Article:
By: Arun Kumar Acharya, Ph.D.

256px-DistantHuman trafficking is one of the fastest growing criminal industries. Since the United Nation’s Protocol to Prevent, Suppress and Punish Trafficking in Persons was signed into law in 2001 and the Trafficking Victims Protection Act was passed in 2000, much research has been conducted around the world.  According to the U.S. State Department there are approximately 600,000 to 800,000 victims trafficked annually across borders internationally.  The International Labor Organizations (ILO) estimates that at any given time there are approximately 12.3 billion people globally in forced labor, bonded labor, sexual servitude and/or involuntary servitude (ILO, 2005). In Mexico, every year nearly 10,000 women are trafficked to six important cities (Cancun, Acapulco, Mexico City, Tijuana, Juarez city and Monterrey) for the purpose of sexual exploitation (Acharya, 2009).

Human trafficking is now a worldwide epidemic and is a human rights violation including the violation of rights to life, liberty, personal security, privacy, mental and physical integrity, freedom from slavery, and freedom from torture and other forms of inhumane or degrading treatment. Trafficking in persons especially of women is connected on the one hand to feminization of migration, and on the other to the general supply of commercial sexual services.

Poverty, unemployment, family disintegration, gender-based discrimination and a history of sexual and physical violence are some factors that make women and children vulnerable to traffickers. In many parts of the world (for example in some Asian countries) young girls and women are abducted and sold, while some are deceived into consenting by the promise of a better life or a better job in cities and abroad. Once trapped, they are held and exploited in slavery-like conditions.

Irrespective of the causes that en-route most women towards trafficking network, they suffer extreme sexual, physical, emotional exploitation, as well as violations of their human rights, including the right to liberty, the right to dignity and security of person. It has a profound impact on the health and well-being of women. The forms of abuse and risks that women experience, in many cases, has forced them to consume drugs and alcohol.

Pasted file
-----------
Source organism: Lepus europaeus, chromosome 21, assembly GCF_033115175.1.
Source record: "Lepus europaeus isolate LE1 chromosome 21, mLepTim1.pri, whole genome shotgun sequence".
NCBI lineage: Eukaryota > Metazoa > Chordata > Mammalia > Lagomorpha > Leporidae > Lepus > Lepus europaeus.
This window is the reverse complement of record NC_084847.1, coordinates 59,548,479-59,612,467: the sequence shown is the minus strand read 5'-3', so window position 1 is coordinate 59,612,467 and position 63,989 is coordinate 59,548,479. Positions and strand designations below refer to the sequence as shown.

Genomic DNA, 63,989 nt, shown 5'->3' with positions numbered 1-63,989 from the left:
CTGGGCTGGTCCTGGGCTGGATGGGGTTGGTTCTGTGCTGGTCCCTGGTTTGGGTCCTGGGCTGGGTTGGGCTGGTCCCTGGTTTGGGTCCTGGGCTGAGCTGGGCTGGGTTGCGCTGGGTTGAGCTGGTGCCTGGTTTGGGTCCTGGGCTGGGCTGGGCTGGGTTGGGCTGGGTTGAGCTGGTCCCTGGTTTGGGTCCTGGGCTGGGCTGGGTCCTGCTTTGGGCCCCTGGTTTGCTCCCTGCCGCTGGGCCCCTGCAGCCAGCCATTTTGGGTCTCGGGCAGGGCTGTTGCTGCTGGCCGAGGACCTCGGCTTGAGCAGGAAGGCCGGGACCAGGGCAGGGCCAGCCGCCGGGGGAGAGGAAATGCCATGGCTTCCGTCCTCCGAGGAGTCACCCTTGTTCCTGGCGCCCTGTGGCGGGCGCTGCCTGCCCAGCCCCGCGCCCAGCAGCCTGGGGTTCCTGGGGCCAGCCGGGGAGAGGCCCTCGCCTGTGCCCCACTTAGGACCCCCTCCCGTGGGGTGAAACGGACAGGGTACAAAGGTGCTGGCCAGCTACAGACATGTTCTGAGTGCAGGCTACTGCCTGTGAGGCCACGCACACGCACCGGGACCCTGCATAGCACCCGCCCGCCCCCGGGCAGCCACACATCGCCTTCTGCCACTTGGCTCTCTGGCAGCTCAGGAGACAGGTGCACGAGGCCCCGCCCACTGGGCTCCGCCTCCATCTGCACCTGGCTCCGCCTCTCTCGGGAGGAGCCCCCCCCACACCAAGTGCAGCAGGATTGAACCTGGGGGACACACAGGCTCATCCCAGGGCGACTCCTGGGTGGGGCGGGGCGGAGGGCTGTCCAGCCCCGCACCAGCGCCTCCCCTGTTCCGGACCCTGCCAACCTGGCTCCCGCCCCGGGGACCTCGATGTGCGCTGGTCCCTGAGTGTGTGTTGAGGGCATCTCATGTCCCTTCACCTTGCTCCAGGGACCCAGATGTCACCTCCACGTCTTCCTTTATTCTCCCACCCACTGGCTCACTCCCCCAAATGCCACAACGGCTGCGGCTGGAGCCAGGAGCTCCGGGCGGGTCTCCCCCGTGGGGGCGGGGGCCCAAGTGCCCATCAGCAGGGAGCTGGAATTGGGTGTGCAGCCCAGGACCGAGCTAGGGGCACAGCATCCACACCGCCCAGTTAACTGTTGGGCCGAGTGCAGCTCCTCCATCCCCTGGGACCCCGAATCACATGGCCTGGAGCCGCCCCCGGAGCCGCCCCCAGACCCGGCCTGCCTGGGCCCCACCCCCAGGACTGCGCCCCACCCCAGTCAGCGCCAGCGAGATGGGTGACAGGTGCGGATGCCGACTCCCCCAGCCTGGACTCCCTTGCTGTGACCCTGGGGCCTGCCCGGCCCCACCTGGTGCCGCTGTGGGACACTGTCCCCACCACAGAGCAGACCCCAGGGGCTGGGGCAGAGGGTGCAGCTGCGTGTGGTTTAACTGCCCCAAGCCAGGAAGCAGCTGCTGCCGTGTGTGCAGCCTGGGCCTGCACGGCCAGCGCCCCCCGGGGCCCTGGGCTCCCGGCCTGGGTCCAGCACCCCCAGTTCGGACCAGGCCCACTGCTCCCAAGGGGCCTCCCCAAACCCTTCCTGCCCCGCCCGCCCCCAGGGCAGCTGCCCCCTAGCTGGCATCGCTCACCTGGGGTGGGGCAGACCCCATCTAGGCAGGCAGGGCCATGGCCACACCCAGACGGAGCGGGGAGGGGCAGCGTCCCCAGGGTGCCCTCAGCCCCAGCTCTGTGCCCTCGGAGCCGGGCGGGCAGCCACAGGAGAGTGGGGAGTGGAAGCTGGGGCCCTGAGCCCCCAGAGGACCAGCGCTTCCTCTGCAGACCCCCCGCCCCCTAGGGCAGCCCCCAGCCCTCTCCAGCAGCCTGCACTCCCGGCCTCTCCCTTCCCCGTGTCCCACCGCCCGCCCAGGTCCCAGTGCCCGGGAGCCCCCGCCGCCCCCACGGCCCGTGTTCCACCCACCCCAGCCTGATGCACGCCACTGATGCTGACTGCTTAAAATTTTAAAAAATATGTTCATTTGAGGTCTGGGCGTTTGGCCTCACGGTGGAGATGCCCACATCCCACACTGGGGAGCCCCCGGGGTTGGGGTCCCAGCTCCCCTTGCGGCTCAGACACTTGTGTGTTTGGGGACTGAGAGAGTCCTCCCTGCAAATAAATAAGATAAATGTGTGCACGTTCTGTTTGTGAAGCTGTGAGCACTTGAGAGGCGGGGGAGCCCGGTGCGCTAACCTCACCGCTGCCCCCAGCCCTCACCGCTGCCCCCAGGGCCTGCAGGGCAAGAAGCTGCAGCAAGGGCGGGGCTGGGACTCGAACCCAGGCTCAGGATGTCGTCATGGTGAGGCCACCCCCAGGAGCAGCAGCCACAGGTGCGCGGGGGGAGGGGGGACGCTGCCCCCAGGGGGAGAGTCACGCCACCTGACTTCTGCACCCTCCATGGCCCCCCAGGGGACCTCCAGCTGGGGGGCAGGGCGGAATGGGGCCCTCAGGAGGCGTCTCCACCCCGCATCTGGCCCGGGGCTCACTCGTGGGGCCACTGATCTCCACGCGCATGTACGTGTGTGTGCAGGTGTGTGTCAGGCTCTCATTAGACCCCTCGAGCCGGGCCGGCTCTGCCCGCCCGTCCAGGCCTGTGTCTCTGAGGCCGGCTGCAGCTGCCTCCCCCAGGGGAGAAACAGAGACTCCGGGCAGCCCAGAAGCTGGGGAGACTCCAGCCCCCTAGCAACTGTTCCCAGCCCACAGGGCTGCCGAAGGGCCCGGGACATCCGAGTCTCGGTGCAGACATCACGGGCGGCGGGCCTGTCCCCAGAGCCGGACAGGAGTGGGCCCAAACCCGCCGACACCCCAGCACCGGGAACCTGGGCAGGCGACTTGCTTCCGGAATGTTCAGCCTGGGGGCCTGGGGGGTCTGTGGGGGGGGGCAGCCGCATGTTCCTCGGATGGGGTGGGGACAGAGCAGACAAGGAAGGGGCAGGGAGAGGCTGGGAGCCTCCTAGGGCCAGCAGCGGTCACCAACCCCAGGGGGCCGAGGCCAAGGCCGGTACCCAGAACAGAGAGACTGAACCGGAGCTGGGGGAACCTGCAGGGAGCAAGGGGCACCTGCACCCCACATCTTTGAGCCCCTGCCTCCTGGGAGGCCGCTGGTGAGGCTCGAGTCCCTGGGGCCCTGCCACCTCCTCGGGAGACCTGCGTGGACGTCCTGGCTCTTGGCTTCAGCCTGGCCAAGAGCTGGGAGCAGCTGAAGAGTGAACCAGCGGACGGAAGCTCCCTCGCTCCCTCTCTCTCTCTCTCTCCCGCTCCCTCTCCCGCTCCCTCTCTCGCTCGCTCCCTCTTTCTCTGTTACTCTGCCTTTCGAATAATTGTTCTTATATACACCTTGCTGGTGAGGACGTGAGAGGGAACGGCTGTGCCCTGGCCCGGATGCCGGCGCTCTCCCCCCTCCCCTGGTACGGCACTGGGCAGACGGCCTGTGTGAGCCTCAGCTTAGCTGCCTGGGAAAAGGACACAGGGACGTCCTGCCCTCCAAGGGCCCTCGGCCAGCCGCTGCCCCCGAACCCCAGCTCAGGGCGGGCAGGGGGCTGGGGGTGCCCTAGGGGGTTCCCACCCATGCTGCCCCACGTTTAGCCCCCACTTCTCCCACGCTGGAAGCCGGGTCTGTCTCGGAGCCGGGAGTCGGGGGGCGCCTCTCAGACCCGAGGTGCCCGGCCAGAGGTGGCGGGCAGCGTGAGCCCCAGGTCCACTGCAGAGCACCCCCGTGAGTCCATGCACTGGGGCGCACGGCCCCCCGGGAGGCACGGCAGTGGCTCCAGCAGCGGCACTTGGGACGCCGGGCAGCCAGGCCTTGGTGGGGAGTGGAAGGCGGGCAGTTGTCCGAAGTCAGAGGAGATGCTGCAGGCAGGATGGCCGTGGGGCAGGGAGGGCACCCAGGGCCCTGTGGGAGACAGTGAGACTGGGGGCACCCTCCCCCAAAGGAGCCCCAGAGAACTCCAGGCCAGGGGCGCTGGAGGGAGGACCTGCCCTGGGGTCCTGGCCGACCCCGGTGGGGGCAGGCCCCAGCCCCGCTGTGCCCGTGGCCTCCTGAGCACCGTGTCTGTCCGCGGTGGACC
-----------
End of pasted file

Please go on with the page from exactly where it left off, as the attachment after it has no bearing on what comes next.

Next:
Sex trafficking is now recognized as a global public health issue. Our study in Mexico has identified that trafficking of women for the purpose of sexual exploitation is highly associated with health risks such as psychological trauma, injuries from violence, sexually transmitted infections, HIV and AIDS, other adverse reproductive health outcomes, and substance misuse. Apart from that, we have seen from the study that trafficked women experienced a wide range of health problems, for example, frequent fever, back pain, stomach pain and sleep disorder (Acharya, 2014).

However, it is important to note that currently in Mexico there are about more than 150 thousand persons living with the deadly virus of HIV (CONASIDA, 2011). Most of the studies reveal that there is a pervasive attitude that stigmatize and blame prostitutes for the spread of diseases and identify the sex workers as a major source of sexually transmitted diseases. This has resulted women in prostitution being seen as the cause of disease rather than the consequence of economic marginalization. Inevitably, it has also helped to draw attention away from male sexual behavior, and put the onus of disease prevention on the women. Therefore in order to control the HIV infection and other sexually transmitted diseases, it is necessary to address the trafficking problem in a multidimensional level (municipal, state and federal), so as to make it visible, as well as spread awareness in society not only about HIV infection but also about trafficking of women.


  1. Acharya, Arunkumar (2014), Sexual Exploitation and Trafficking of Women and Girls in Mexico: An Analysis on Impact of Violence on Health Status, Journal of Intercultural Studies, Volume 35, Issue 2.
  2.  Acharya, Arunkumar (2009), Una nueva forma de esclavitud humana: el tráfico de mujeres en México, Universidad Autonoma de Nuevo León, Mexico.
  3. International Labour Organization (ILO) (2005), A global alliance against forced labor, International Labor Office, Geneva.
  4. Centro Nacional para la prevención y el control del VIH/SIDA (CONASIDA) (2011), Vigilancia Epidemiológica de casos de VIH/SIDA en México: Registro Nacional de Casos de SIDA, Government of Mexico, Mexico City.


Dr. Arun Kumar Acharya is professor at Institute of Social Science Research, Autonomous University of Nuevo Leon, Monterrey, Mexico. He has published more 50 research papers in various international journals on the issue of Migration, Trafficking and gender violence, also 6 books on Migration and Human trafficking in Mexico. He is also member of National Council on Science and Technology (CONACYT) level II.
Image by Mark J Sebastian from Wikimedia Commons.

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